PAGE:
It’s a lie that I’m so greedy I once hung a pair of waders on the mantelpiece for Santa to fill, but I still like large stockings. At Loral, stockings have been turned into art. Handmade from recycled, thriftshop fabric, whimsical Christmas stockings feature cross-stitched angels and Santas, baubles and beads and a touch of fur: $200. Penny Martyn’s Alpine series canisters also bring art and function together in ceramic forest scenes: $150 and up. And if you’re not living in staff housing, hammered iron wall sconces with delicate white tulip glass shades are $250 each and definitely look better in pairs. Or light the room with a rustic twig lamp: $224.

Better still, turn the lights down low, put the sexiest music on you own and jump in the Love Nest’s Original Bungee Sexperience. Firmly in the have-to-see-to-believe category, the Sexperience is a hang-from-the-ceiling, hardware not included harness, seat, whoopee swing. You and your amour du jour can experience weightless, free-floating love in as many kinky positions as you can dream up. $465 but think what you’ll save on a gym pass.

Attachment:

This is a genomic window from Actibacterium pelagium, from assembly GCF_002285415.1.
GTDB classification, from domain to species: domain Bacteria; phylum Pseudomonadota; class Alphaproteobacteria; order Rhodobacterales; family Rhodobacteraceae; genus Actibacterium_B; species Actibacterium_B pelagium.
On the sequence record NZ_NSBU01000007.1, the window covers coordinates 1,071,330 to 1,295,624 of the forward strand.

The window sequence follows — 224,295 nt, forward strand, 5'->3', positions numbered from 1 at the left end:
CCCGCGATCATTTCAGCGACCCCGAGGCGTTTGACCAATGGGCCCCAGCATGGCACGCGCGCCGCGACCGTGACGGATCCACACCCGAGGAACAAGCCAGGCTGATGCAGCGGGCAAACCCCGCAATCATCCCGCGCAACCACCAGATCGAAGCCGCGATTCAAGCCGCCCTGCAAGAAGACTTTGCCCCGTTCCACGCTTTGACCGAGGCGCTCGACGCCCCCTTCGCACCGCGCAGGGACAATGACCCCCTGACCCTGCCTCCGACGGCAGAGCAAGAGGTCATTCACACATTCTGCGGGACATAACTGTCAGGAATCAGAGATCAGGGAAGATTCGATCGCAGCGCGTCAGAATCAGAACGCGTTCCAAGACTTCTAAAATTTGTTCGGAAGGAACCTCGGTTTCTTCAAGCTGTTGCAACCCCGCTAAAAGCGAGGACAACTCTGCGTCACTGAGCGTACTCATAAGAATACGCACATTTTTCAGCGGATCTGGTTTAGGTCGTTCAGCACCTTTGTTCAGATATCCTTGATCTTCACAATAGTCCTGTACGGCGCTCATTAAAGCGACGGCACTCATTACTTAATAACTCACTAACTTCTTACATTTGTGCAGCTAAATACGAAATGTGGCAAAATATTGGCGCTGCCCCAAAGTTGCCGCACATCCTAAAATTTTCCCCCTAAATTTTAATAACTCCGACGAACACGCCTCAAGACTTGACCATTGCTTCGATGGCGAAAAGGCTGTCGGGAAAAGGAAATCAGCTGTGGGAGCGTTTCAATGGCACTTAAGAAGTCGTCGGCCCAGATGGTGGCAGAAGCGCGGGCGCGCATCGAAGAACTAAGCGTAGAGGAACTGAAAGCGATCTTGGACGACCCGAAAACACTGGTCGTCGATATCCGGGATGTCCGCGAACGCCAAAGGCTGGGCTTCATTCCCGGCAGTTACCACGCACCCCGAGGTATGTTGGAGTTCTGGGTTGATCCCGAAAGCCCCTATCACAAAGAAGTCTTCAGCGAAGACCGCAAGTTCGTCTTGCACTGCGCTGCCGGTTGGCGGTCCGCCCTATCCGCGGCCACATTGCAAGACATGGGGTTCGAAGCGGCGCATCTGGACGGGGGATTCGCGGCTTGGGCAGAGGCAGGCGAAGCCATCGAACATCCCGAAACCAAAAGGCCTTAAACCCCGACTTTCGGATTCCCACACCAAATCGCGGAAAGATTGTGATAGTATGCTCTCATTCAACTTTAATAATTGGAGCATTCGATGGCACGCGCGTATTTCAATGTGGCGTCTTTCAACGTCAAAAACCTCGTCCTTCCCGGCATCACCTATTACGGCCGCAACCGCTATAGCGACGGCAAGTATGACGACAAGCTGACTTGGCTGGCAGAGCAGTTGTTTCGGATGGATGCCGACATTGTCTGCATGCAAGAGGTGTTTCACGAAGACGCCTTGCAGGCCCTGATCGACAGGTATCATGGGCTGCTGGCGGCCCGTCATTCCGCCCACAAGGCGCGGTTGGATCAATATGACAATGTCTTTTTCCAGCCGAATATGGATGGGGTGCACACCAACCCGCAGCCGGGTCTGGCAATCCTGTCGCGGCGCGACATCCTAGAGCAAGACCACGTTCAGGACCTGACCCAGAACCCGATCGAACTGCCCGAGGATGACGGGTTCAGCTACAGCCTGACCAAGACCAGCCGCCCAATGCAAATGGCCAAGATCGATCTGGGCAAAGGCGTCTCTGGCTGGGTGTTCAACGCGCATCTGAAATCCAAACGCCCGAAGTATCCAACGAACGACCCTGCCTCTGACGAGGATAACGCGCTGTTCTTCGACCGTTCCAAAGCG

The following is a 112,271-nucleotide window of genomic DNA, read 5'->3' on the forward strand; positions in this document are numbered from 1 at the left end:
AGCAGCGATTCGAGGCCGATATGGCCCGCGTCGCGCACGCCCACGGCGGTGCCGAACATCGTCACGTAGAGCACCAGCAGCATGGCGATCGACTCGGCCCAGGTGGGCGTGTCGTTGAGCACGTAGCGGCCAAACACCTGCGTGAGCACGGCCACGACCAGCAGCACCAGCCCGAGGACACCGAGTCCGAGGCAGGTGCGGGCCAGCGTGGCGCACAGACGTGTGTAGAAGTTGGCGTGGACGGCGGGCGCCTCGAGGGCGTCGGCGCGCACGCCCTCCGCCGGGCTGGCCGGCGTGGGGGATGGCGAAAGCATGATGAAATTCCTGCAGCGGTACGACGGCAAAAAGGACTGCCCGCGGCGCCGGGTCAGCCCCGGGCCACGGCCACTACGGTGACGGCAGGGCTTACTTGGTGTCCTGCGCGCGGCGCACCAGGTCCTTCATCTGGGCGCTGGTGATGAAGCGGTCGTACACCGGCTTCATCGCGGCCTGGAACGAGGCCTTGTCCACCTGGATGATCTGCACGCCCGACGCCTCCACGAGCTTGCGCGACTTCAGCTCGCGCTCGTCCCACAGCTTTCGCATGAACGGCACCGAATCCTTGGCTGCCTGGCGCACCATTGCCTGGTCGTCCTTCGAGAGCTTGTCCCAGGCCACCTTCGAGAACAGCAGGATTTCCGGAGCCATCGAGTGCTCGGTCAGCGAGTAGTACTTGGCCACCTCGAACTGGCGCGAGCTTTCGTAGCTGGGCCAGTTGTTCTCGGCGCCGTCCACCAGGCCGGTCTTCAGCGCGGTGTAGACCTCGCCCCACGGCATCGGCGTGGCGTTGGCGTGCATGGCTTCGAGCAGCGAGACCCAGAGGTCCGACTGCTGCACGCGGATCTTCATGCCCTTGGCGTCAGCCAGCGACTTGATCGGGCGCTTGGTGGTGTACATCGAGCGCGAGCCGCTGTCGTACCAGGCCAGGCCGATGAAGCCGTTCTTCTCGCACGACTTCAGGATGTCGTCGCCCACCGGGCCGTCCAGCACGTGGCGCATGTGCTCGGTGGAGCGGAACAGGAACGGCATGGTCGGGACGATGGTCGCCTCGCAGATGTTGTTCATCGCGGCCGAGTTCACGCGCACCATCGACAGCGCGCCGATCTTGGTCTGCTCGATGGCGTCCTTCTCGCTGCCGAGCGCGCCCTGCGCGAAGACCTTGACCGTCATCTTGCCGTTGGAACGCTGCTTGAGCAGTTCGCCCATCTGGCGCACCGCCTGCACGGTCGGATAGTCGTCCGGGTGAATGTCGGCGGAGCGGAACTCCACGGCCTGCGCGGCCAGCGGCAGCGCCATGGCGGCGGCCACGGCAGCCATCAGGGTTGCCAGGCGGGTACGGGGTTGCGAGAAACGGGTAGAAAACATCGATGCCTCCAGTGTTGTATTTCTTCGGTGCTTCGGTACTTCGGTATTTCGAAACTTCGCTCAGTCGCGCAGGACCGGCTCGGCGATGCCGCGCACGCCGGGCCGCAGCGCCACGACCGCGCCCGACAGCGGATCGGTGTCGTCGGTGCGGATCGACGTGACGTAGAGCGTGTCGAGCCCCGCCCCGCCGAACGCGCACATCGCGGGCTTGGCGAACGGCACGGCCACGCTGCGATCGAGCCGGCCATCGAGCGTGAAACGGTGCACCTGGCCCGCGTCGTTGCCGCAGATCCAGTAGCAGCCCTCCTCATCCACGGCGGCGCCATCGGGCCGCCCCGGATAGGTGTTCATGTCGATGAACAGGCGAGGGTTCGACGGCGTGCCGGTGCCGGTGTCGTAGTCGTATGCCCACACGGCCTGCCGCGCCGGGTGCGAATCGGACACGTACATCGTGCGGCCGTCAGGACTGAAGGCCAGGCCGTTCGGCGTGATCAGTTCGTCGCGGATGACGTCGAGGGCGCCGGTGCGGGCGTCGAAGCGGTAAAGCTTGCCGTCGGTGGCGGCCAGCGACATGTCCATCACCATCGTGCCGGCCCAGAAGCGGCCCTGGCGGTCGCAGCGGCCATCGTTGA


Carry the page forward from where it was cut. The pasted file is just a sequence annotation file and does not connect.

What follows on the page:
Okay, this is the price range where gear begins to get really good. For example, you can indulge your inner racer with state of the art skis… circa 1990. Fanatyk Co has, tucked behind the door, a pristine pair of Fischer RC4 full-on downhill skis for $299. If you think you’re still strong enough to wrestle a 223cm pair of shapeless skis down the Dave Murray, these are your ticket, complete with Salomon 900S bindings. Or just in case W-B reopens the mountain bike park, they also have a Dainese Multisport +2 armoured jacket in dress black: $370.

Wild Willies can put you into cross country gear in this range, which may be the ultimate act of faith. An entry level classic package with Fischer Summit Crown skis, boots, poles and binding will run $299. Or you can puff on shorter skate skis with a Peltonen Laser ski, Alpina boot, poles and binding for $450. Take your kids along with their own outfit, including Fischer Sprint Crown skis and the works for $200.